The political rhetoric coming from Maori is increasingly violent in tone and attitude. Te Pati Maori are using words like revolution and images of guns, along with the beating of war drums in their online advertising.

Peter Hemmingson: Deconstructing the ‘Noble Savage’ Myth

Marxists have been pushing the Maori barrow in New Zealand since 1935, when the Communist Party of New Zealand ran in the General Election of that year on a plank which included: “Self-determination of the Māoris [sic] to the point of complete separation.”

Ever wondered why?

Ian Bradford: UK Professor says billions need to die to “save the planet.”

Just over  a week ago,  Bill McGuire, an Emeritus Professor at University College London said this:  If I am brutally honest, the only realistic way I can see emissions falling as fast as they need to, to avoid catastrophic climate breakdown is the culling of human population by a pandemic with a very high fatality rate.”

 The issue of ‘overpopulation’ is one that has been long present in the climate science community but is rarely discussed in public in the stark terms employed by McGuire.  McGuire is articulating what some in the climate alarmist camp actually believe. A view that climate change is really about overpopulation is not that uncommon among climate alarmists. 

David Farrar: Te Pāti Māori playing the race card

TPM released:

Te Pāti Māori are calling for a by-election and the establishment of an Independent Commission Against Corruption (ICAC) after the National Party’s donation botch.

Roger Childs: Book Review - Who Really Broke the Treaty?

This movement (kotahitanga /mana motuhake) to break up the country, moving towards a new form of ‘indigenous’ apartheid, is spearheaded by absurd claims of special rights supposedly set down in the Treaty of Waitangi, and false stories of harm done to Maori by colonization. John Robinson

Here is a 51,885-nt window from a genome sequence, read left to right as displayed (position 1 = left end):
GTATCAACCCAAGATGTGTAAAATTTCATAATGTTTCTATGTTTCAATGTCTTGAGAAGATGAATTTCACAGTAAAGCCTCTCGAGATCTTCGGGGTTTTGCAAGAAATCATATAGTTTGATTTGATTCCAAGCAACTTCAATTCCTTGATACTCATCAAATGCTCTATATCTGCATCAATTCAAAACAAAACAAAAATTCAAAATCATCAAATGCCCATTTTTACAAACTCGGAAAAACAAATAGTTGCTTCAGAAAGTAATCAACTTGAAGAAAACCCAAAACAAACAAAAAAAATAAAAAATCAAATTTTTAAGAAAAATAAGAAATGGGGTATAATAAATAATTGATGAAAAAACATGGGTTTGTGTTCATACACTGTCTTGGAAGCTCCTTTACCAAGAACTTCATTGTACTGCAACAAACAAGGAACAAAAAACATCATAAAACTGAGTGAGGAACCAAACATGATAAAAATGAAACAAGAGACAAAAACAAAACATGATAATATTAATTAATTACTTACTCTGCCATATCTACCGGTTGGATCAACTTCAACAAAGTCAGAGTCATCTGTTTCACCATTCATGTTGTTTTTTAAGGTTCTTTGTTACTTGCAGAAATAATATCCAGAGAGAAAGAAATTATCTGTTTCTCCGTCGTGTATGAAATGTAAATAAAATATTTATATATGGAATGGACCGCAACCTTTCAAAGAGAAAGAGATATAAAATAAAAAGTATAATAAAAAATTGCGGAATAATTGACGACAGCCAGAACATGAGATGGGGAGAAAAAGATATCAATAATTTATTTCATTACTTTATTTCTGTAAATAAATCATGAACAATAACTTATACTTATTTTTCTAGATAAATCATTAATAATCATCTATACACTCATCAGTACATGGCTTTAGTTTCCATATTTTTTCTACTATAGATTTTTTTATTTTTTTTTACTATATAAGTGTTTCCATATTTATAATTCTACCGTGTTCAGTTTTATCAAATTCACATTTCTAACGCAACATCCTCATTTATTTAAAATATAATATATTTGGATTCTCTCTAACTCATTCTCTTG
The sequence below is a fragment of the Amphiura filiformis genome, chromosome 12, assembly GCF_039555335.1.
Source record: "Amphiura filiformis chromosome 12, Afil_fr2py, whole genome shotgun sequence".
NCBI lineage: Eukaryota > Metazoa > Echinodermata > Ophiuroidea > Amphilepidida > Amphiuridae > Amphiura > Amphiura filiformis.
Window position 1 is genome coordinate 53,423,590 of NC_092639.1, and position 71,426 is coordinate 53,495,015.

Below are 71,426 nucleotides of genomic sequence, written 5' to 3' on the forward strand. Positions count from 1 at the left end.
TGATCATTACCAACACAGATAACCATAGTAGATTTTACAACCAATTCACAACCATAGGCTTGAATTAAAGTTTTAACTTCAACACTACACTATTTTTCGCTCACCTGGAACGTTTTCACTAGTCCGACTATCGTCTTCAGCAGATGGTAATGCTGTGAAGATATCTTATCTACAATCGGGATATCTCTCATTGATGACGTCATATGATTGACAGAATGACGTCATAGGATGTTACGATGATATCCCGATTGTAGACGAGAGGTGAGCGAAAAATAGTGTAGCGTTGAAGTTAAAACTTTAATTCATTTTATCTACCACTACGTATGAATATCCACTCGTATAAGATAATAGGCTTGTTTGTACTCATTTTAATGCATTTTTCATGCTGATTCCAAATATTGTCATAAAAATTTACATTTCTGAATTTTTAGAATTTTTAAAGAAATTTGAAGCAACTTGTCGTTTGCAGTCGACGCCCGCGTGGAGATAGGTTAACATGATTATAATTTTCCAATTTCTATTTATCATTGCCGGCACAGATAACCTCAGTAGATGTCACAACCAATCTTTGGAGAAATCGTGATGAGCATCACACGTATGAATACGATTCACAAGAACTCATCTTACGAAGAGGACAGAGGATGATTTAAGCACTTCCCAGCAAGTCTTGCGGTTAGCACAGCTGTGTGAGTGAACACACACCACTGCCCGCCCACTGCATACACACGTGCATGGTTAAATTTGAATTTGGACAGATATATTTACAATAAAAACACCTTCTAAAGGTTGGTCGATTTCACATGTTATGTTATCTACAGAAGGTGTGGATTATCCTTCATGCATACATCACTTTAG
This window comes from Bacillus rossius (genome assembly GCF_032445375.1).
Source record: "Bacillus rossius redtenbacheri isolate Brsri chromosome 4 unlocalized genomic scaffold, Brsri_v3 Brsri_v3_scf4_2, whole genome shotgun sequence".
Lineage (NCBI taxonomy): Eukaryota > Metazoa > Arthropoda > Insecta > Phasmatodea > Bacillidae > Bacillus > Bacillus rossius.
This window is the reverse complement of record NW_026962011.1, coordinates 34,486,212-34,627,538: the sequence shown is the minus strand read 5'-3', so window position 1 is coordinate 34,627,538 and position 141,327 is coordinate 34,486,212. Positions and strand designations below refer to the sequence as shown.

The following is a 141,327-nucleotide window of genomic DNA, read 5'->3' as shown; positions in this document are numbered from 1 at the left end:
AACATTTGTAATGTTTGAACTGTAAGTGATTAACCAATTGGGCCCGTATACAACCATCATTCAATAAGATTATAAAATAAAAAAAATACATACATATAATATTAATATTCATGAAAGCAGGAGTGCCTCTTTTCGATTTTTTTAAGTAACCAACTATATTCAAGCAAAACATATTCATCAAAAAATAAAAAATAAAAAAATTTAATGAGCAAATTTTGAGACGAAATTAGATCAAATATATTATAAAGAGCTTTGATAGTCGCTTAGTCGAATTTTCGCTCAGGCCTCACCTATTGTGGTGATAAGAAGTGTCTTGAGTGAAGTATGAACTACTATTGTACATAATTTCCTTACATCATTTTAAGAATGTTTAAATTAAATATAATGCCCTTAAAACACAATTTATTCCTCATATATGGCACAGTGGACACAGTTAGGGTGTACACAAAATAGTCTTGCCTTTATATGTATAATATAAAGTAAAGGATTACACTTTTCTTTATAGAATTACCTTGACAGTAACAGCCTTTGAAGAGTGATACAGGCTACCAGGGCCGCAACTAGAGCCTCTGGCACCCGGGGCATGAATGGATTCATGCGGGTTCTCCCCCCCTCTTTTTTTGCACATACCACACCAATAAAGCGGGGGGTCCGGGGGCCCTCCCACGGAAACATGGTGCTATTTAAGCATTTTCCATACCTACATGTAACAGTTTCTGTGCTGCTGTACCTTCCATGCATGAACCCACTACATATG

The answer to the book’s title question has huge implications for New Zealand.

Clive Bibby: Prosperity for Maori not dependant on false interpretation of Treaty

I have lived and worked amongst some of the lowest decile Maori dominated communities in the country for the last 44 years and the message I am getting from my friends and work colleagues is that the only real barrier to future success is poor decisions made on their behalf by their own leadership. Before the Maori radicals rush to paint me as a racist and try to associate me with leadership failings that have stifled real opportunities for growth, let me tell you about the harm being done to Maoridom’s cause throughout the country simply because of infighting at the top. 

Rod Kane: Now Here Is a Conundrum

As many of you may well know I detest the media almost as much as I detest people like Willie Jackson and indeed every single Maori activist and the dumb white wokeys that support them.

The night back in 2020 when Jacinda Ardern got in I immediately cancelled my Herald subscription. The Herald is normally $4 something on a weekday and $5.20 on a Saturday – if you went down to the shop and bought it.

JC: Shane Jones Tells It Like It Is

Who would’ve thought it. Shane Jones goes to the very place where the Labour Party was founded, Blackball, and, representing a centre-right coalition government, he gets a standing ovation! This electorate is traditionally a Labour stronghold: the mighty West Coast. This should have Labour MPs faces reflecting the colour of their party but it won’t. As Shane pointed out, Labour lost interest in the working class, the hard grafters in this country, a long time ago.

Kerre Woodham: Great pre-Budget announcement for getting more people into teaching

One of the best teachers at my daughter’s intermediate school, Ponsonby Intermediate, was a former chippy-turned-teacher.

He was a great example of somebody who'd trained in one career then decided to move into another — teaching. And there's a whole bunch of kids who are very, very glad he made that choice.

Simon O'Connor: Woke approved violence ...

A troubling trajectory towards violence is evident among some segments of New Zealand society. Plus some information of a new radio show I am hosting!

When I think of the various protest, or activist, movements of late one deeply troubling observation is becoming abundantly clear - there are those in New Zealand who genuinely believe that violence is acceptable when it comes to their cause. The classic, ‘the end justifies the means’.

Monday May 27, 2024 


Monday, May 27, 2024

Cam Slater: Guess Who Doesn’t Believe in Democracy?

You’d think that democratically elected mayors would respect democracy but it appears that they actually don’t. Fifty mayors have decided to write to the Government to tell them off for making sure that Maori wards on councils are utu to the people who are going to have to pay for them…you know, like what a democracy does.